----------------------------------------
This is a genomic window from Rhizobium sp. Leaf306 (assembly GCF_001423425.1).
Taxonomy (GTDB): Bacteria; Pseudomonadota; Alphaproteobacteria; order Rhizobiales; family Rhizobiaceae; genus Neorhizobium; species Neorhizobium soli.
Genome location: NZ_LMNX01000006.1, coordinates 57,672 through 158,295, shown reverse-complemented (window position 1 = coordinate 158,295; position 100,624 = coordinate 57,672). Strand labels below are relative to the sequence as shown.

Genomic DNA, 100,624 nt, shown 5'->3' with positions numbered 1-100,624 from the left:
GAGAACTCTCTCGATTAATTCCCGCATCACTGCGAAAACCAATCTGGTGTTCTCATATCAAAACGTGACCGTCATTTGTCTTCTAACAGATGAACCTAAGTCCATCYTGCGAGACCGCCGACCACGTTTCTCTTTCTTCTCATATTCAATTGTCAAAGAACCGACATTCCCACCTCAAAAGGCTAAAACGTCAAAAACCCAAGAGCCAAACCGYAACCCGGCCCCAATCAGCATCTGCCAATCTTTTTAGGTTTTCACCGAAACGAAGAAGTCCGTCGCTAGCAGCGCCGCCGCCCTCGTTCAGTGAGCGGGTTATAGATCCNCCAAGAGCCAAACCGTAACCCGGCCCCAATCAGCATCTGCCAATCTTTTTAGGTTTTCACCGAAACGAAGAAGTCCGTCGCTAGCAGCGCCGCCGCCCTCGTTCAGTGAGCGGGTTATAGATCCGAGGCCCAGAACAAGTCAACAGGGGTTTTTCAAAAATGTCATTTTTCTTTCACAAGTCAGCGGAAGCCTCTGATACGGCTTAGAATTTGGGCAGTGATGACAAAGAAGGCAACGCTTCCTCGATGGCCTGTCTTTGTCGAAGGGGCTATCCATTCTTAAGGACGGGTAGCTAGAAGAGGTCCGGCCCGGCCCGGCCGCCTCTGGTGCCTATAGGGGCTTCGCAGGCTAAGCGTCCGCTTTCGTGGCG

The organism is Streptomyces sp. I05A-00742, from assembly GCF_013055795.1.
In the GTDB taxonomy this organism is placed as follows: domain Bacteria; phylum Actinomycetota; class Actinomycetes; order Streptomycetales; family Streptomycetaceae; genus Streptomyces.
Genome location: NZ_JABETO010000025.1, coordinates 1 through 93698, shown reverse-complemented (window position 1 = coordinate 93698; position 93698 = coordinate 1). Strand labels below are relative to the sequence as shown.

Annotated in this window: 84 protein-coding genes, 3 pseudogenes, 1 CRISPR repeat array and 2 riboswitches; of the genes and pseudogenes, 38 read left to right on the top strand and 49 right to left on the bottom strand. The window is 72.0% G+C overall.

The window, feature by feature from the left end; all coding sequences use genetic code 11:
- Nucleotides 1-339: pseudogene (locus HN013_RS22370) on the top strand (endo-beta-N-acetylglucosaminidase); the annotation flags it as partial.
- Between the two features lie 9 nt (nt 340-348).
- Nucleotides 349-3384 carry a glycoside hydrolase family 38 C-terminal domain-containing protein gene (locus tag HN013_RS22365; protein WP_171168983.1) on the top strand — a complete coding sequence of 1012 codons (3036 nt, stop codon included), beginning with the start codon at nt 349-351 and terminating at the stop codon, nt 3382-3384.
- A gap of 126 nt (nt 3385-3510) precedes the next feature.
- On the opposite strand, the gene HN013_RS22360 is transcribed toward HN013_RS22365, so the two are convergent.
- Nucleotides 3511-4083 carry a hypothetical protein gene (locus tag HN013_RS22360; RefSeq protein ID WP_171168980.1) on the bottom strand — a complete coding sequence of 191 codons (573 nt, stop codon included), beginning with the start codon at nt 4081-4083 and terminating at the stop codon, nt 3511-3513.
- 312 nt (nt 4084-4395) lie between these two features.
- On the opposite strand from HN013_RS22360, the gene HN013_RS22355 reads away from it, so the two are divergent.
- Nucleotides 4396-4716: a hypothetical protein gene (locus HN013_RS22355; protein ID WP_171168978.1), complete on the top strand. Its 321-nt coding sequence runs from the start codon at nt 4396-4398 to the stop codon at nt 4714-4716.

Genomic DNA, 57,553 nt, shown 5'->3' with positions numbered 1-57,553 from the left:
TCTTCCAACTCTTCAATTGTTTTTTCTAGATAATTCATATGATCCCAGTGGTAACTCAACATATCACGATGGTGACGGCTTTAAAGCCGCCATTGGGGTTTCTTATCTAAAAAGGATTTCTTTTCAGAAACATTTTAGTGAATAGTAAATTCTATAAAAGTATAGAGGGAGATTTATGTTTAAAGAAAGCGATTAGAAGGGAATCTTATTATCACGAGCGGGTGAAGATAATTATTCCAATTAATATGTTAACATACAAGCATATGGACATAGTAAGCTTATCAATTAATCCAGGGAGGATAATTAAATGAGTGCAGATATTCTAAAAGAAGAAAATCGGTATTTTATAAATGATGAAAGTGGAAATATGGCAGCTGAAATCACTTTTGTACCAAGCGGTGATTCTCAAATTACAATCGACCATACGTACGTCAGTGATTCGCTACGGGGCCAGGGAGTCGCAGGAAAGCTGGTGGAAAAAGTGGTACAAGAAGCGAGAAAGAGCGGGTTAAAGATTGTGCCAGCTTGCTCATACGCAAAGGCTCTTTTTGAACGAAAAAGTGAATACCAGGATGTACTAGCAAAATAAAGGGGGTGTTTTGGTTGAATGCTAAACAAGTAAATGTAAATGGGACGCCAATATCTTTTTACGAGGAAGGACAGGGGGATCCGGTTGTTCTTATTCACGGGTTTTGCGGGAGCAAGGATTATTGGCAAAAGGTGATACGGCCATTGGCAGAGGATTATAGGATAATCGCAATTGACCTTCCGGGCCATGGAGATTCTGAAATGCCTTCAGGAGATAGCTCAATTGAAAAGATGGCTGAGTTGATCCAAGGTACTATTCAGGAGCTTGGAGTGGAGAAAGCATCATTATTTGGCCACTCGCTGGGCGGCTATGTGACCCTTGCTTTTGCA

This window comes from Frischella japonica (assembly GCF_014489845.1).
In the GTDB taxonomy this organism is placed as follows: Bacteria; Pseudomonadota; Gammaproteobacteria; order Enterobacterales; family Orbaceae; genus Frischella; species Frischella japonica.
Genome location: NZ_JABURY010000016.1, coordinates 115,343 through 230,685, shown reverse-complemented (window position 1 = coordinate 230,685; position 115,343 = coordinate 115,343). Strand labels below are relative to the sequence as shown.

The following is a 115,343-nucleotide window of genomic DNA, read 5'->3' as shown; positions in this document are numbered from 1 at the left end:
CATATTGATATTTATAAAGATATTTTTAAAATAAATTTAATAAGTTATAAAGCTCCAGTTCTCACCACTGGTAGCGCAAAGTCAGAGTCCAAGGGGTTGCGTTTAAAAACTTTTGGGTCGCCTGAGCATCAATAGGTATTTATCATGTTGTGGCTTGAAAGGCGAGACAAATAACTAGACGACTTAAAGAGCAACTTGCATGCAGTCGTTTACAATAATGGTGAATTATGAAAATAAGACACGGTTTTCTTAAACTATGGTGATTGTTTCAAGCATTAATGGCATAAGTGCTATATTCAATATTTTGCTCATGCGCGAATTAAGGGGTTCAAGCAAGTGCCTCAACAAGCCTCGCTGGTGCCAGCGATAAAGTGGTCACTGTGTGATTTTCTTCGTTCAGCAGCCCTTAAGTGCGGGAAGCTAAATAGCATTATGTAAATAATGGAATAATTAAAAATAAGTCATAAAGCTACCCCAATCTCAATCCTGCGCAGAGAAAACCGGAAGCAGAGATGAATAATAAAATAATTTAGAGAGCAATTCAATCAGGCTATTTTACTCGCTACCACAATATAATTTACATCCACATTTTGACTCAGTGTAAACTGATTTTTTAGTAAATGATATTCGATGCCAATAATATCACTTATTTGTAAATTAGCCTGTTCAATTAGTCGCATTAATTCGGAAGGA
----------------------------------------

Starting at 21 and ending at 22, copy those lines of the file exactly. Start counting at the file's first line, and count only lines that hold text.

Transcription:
TCTTCCAACTCTTCAATTGTTTTTTCTAGATAATTCATATGATCCCAGTGGTAACTCAACATATCACGATGGTGACGGCTTTAAAGCCGCCATTGGGGTTTCTTATCTAAAAAGGATTTCTTTTCAGAAACATTTTAGTGAATAGTAAATTCTATAAAAGTATAGAGGGAGATTTATGTTTAAAGAAAGCGATTAGAAGGGAATCTTATTATCACGAGCGGGTGAAGATAATTATTCCAATTAATATGTTAACATACAAGCATATGGACATAGTAAGCTTATCAATTAATCCAGGGAGGATAATTAAATGAGTGCAGATATTCTAAAAGAAGAAAATCGGTATTTTATAAATGATGAAAGTGGAAATATGGCAGCTGAAATCACTTTTGTACCAAGCGGTGATTCTCAAATTACAATCGACCATACGTACGTCAGTGATTCGCTACGGGGCCAGGGAGTCGCAGGAAAGCTGGTGGAAAAAGTGGTACAAGAAGCGAGAAAGAGCGGGTTAAAGATTGTGCCAGCTTGCTCATACGCAAAGGCTCTTTTTGAACGAAAAAGTGAATACCAGGATGTACTAGCAAAATAAAGGGGGTGTTTTGGTTGAATGCTAAACAAGTAAATGTAAATGGGACGCCAATATCTTTTTACGAGGAAGGACAGGGGGATCCGGTTGTTCTTATTCACGGGTTTTGCGGGAGCAAGGATTATTGGCAAAAGGTGATACGGCCATTGGCAGAGGATTATAGGATAATCGCAATTGACCTTCCGGGCCATGGAGATTCTGAAATGCCTTCAGGAGATAGCTCAATTGAAAAGATGGCTGAGTTGATCCAAGGTACTATTCAGGAGCTTGGAGTGGAGAAAGCATCATTATTTGGCCACTCGCTGGGCGGCTATGTGACCCTTGCTTTTGCA

This window comes from Frischella japonica (assembly GCF_014489845.1).